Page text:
Shortly before coming to work at Chautauqua Institution in 1996, Jared Jacobsen made a stop at a tiny parish church in London around July 4 to play a recently restored 16th-century pipe organ. He performed “Variations on ‘America,’ ” by Charles Ives, and “the aisles went crazy.”
England won the World Cup during Jacobsen’s service, and the audience thought he was playing “God Save the Queen” — although it was actually a version of “America,” or “My Country, ‘Tis of Thee,” an English national anthem that the United States claims as one of its own great patriotic songs.
Jacobsen, Institution organist and coordinator of worship and sacred music, has played “Variations on ‘America’ ” at Chautauqua many times since, and he will open the Tallman Tracker Organ Recital with it at 12:15 p.m. today in the Hall of Christ for a Fourth of July celebration.
The performance is titled “Music for ‘The Most American Place in America’ ” — a tribute to President Theodore Roosevelt’s assertion — and Jacobsen plans to showcase the inventive piece by Ives, whom Jacobsen considers the “bad boy of American music.” With a local bandmaster for a father, Ives grew up around myriad sounds, inspiring him to compose far-out pieces with ensembles playing in two or three keys or rhythmic patterns at the same time. Although audiences perceived Ives as a lunatic in the late 19th century, Jacobsen said, they came around in the 1950s and realized how ahead of his time he was.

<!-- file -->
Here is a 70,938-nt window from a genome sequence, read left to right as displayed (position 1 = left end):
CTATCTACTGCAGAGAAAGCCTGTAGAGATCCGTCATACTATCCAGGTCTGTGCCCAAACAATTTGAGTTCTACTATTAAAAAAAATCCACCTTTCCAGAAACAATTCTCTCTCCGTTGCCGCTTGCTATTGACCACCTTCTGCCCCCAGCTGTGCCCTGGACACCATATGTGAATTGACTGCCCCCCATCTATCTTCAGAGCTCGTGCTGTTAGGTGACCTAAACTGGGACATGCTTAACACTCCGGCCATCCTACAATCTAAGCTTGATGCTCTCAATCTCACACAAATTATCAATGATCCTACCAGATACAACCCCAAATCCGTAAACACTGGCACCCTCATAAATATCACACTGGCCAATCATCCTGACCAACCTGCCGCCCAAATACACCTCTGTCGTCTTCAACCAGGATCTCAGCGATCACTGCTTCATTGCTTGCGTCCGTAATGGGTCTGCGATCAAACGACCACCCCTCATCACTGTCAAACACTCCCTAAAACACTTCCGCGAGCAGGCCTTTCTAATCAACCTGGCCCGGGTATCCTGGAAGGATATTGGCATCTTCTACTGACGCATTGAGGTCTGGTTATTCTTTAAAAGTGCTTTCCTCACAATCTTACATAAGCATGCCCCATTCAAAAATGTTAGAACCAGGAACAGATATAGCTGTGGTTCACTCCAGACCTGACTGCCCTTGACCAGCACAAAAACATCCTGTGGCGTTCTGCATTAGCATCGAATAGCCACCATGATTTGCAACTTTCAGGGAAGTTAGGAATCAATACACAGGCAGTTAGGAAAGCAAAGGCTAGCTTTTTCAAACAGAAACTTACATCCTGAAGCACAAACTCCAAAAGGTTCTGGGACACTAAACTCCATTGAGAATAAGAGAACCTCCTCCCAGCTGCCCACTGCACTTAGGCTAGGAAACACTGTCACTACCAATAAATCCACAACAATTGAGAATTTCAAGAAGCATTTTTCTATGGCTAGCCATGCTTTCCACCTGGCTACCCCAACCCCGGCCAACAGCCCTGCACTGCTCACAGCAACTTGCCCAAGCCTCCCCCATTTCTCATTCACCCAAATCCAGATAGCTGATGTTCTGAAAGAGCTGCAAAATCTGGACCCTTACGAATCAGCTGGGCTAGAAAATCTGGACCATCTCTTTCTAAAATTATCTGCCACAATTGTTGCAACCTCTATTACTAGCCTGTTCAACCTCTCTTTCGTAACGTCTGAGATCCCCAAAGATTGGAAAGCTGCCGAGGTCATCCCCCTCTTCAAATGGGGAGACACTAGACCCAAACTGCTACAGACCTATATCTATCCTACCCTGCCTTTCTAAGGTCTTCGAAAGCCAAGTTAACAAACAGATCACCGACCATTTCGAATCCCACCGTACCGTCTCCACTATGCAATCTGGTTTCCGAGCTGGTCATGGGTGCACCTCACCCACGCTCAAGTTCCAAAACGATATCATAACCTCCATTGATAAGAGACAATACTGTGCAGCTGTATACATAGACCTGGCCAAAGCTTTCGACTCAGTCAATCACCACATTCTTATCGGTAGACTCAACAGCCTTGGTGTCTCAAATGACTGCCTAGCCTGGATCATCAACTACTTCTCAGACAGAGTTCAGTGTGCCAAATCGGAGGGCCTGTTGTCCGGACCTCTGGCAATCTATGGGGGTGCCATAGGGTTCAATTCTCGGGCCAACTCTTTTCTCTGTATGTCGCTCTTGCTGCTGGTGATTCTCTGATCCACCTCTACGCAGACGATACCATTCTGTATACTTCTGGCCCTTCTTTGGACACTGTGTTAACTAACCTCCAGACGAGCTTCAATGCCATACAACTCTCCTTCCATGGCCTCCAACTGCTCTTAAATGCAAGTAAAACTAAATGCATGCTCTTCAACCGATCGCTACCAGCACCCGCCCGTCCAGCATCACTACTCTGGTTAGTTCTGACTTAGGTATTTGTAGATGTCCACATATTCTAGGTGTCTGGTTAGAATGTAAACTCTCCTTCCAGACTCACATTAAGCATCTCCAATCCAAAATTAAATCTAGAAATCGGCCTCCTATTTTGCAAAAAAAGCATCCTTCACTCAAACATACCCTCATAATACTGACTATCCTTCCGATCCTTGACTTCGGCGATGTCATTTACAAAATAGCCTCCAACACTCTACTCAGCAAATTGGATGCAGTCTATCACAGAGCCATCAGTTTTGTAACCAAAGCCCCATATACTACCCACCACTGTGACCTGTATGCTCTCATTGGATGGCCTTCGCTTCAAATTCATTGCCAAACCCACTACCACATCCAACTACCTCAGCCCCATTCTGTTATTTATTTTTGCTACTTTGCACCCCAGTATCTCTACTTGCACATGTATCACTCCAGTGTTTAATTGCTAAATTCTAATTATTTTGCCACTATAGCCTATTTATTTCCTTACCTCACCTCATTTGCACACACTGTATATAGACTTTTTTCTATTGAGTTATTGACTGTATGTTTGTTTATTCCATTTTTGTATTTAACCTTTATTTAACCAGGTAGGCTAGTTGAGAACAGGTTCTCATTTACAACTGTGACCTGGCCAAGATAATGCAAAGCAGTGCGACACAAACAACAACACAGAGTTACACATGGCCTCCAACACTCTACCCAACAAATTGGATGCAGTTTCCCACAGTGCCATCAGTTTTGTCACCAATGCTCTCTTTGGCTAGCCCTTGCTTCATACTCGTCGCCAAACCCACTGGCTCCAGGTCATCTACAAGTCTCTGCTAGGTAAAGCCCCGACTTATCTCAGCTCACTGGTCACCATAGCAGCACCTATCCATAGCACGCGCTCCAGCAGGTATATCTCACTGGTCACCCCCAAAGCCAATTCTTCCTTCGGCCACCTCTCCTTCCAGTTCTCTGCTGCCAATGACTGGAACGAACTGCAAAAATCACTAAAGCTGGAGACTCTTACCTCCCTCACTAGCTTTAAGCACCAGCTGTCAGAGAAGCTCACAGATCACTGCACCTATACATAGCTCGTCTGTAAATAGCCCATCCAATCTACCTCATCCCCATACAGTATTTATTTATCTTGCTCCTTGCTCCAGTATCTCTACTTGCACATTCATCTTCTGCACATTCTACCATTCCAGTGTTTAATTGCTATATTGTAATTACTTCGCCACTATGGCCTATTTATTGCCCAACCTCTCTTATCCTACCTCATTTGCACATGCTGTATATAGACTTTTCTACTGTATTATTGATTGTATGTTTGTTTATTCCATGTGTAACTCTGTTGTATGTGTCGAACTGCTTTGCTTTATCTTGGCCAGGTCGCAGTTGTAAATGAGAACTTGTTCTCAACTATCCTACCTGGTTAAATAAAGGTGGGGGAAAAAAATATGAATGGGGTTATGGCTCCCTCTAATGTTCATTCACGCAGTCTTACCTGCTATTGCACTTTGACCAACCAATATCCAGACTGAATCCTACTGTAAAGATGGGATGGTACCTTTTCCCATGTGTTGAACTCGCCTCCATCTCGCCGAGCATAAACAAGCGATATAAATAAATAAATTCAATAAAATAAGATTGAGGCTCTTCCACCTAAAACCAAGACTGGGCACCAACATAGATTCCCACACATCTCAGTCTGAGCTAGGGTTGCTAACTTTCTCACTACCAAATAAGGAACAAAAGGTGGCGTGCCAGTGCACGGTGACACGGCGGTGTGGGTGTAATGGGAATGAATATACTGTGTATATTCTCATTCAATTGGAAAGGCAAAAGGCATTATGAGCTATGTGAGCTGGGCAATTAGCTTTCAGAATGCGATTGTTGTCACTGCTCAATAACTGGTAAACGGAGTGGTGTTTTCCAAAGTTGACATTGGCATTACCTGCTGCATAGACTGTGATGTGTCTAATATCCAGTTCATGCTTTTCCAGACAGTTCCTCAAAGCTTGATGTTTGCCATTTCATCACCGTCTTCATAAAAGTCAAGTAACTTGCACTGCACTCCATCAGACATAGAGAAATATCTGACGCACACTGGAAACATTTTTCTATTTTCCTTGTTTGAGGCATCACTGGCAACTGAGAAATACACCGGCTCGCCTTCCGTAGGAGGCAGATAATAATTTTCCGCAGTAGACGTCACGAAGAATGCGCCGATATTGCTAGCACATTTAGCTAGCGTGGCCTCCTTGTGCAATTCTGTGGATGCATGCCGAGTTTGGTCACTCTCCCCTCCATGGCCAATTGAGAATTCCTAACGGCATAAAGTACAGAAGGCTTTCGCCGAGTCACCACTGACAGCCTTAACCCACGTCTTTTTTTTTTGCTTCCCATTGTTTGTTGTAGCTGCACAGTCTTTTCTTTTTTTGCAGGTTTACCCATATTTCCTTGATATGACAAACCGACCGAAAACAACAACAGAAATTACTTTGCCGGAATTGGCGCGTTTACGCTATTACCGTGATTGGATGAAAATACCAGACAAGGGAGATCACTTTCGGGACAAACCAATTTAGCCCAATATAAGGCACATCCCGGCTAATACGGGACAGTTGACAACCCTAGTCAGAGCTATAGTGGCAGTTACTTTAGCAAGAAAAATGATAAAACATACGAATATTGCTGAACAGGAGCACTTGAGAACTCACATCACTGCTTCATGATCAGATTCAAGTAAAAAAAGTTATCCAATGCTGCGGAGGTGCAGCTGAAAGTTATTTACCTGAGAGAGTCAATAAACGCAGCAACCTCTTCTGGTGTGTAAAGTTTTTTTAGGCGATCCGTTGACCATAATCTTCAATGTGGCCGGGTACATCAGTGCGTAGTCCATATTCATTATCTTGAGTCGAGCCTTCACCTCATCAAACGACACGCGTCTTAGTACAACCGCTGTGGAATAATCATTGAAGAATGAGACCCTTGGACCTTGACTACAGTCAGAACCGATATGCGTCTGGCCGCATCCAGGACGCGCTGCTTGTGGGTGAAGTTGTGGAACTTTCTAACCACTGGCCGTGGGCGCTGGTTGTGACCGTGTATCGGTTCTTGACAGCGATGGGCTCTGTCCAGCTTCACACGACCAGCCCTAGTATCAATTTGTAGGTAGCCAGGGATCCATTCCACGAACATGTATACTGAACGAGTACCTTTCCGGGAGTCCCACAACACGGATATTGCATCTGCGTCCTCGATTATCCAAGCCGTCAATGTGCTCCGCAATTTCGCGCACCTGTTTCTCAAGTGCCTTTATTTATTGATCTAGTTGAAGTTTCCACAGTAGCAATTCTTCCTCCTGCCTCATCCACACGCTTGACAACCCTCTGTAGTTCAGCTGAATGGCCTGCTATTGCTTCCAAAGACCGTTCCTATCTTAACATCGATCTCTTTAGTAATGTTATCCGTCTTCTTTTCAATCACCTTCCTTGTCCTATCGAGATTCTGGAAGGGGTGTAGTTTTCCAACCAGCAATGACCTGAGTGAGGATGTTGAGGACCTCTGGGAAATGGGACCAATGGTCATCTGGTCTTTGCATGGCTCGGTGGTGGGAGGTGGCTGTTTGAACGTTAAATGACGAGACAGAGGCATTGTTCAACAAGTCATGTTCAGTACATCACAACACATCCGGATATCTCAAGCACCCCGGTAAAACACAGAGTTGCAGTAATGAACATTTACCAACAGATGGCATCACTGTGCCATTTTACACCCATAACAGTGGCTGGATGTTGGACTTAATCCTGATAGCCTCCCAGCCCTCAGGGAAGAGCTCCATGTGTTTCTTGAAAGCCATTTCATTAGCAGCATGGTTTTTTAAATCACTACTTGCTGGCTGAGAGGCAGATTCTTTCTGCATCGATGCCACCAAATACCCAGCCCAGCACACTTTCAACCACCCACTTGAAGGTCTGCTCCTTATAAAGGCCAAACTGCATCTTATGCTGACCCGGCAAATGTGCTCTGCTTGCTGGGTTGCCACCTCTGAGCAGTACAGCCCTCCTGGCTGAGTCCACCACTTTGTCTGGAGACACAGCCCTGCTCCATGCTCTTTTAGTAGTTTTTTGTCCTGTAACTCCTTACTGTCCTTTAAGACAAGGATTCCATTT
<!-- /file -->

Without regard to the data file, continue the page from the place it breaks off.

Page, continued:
The piece was technically written for a large organ, but Jacobsen said it works on the Tallman Tracker Organ — and the fact that the organ was made stateside in Nyack, New York, fits perfectly with the patriotic theme.
“This piece is a product of an American mind, who took what he grew up with and processed it,” he said. “They’re hearing a pure slice of Americana, so what more could I do on the Fourth of July week than play that piece?”
The piece requires a “willingness to giggle,” Jacobsen said — it transitions from portions in minor keys that lend the song a sad air, to calliope portions fit for a circus, to sections to be played as fast as the feet can go.
“Everything you can possibly do to this poor little tune, [Ives] does it,” Jacobsen said.
When he’s played the piece elsewhere, Jacobsen said it hasn’t always gone over well because audiences take it seriously, but the Chautauqua audience is always willing to have fun with it.
Jacobsen will then play pieces of different styles by American composers, rounding out the evening with another set of variations on “America,” by I.V. Flagler, who was Chautauqua’s organist for 19 years. Although the variations are not as unusual as Ives’, the piece always excited audiences in the last part of the 19th century, Jacobsen said.
Whereas Jacobsen described the Ives variations as “building blocks,” one after another, the Flagler variations are more stream-of-consciousness and tightly knit that Ives’.
“These are not wacky at all,” he said. “They’re very conventional compared to the other ones.”